Nanotechnology Now

Our NanoNews Digest Sponsors

Heifer International

Wikipedia Affiliate Button


DHgate

Home > Press > New technology allows scientists to capture and preserve cancer cells circulating in the bloodstream

A new-generation nano-platform capable of capturing circulating tumor cells and releasing them at reduced temperature.
A new-generation nano-platform capable of capturing circulating tumor cells and releasing them at reduced temperature.

Abstract:
Scientists from the RIKEN Advanced Science Institute in Japan and University of California Los Angeles report a new nanoscale Velcro-like device that captures and releases tumor cells that have broken away from primary tumors and are circulating in the bloodstream.This new nanotechnology could be used for cancer diagnosis and give insight into the mechanisms of how cancer spreads throughout the body. The device provides a convenient and non-invasive alternative to biopsy, the current method for diagnosis of metastatic cancer. It could enable doctors to detect tumor cells that circulate in cancer patients' blood well before they subsequently colonize as tumors in other organs. The device also enables researchers to keep the tumor cells alive and subsequently study them.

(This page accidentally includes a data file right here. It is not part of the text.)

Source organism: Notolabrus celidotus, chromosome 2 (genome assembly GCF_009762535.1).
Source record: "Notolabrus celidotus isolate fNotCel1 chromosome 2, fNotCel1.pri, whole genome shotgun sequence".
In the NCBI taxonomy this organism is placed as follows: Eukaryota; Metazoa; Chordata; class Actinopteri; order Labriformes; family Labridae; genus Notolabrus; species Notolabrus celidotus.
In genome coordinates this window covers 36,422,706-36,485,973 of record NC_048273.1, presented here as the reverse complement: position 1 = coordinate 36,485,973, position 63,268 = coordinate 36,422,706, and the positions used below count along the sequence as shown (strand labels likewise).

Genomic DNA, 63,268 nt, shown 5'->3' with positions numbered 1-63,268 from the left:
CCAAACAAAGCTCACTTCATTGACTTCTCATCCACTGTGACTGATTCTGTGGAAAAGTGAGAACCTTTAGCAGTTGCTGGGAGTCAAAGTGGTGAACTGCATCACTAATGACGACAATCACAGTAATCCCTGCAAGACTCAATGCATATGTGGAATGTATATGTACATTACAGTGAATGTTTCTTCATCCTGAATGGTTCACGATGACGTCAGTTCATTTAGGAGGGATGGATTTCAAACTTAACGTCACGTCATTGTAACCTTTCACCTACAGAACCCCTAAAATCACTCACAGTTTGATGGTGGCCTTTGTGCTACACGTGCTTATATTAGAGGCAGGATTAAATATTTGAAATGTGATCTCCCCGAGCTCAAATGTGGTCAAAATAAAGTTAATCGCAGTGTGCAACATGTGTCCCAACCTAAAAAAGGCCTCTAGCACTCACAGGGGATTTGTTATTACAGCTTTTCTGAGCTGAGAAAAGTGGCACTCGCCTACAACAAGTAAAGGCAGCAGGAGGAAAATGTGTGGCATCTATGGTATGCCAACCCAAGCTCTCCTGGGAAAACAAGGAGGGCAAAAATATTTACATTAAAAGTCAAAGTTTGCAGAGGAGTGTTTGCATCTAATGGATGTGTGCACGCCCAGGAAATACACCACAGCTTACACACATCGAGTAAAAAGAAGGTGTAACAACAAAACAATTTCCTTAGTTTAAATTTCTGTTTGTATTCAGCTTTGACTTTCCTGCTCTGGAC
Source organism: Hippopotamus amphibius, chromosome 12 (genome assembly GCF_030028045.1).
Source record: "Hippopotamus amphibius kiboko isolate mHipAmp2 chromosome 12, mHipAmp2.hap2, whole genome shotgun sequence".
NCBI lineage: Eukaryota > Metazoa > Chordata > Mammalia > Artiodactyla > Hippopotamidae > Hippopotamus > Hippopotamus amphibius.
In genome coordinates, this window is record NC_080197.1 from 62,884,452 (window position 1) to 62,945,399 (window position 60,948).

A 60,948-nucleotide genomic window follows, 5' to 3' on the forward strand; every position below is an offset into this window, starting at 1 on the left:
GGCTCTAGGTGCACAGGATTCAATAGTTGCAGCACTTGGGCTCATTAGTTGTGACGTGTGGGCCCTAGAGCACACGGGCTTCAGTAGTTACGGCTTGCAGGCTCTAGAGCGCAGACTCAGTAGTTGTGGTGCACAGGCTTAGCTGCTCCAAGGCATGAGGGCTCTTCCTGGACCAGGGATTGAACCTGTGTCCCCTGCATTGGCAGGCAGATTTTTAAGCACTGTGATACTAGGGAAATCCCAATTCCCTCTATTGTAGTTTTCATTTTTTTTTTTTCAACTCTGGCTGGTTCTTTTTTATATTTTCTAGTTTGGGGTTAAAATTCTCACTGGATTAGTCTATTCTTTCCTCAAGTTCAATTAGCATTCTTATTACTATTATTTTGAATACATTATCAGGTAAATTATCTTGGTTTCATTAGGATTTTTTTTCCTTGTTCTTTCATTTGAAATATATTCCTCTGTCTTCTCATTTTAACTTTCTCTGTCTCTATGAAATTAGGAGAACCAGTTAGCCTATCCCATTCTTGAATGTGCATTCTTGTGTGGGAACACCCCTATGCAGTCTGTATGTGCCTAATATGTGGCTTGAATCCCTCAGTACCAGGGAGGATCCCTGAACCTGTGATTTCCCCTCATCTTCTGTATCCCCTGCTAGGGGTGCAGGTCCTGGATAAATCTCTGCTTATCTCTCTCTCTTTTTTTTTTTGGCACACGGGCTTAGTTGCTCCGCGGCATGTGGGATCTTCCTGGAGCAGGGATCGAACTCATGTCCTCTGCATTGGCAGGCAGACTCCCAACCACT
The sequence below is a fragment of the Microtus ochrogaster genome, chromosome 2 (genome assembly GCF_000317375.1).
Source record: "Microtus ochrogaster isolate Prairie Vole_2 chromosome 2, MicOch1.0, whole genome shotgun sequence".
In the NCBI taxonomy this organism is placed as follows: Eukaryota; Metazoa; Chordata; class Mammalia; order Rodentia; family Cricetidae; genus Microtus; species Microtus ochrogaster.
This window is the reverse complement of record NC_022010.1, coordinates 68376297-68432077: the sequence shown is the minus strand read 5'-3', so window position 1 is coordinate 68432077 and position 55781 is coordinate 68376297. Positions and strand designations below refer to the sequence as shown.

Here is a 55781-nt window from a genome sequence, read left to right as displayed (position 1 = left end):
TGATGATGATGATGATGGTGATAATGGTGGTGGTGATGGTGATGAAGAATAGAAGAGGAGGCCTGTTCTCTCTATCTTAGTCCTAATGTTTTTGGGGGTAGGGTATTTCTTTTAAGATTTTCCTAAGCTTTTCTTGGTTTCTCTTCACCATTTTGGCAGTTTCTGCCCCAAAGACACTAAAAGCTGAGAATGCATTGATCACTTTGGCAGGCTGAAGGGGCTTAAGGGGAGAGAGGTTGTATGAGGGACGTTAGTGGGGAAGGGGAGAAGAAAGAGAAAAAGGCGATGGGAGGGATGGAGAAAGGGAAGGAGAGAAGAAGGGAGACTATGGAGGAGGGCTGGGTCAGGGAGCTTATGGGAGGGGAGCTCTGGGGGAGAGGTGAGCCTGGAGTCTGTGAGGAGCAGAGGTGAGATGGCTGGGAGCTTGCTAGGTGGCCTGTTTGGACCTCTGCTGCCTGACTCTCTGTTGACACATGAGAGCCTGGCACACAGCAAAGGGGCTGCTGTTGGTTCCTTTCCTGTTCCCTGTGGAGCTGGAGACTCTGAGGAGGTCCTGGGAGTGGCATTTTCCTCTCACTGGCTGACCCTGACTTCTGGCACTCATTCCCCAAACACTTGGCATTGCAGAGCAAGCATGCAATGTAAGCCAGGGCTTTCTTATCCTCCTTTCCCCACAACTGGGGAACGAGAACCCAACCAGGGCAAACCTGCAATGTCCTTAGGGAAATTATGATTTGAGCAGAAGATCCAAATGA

New technology allows scientists to capture and preserve cancer cells circulating in the bloodstream

Wako, Japan | Posted on December 17th, 2012

The device was developed by a team led by Hsiao-hua Yu from the RIKEN Advanced Science Institute in Japan and Hsian-Rong Tseng from the Department of Molecular and Medical Pharmacology at the University of California Los Angeles, in research published online today in the journal Advanced Materials.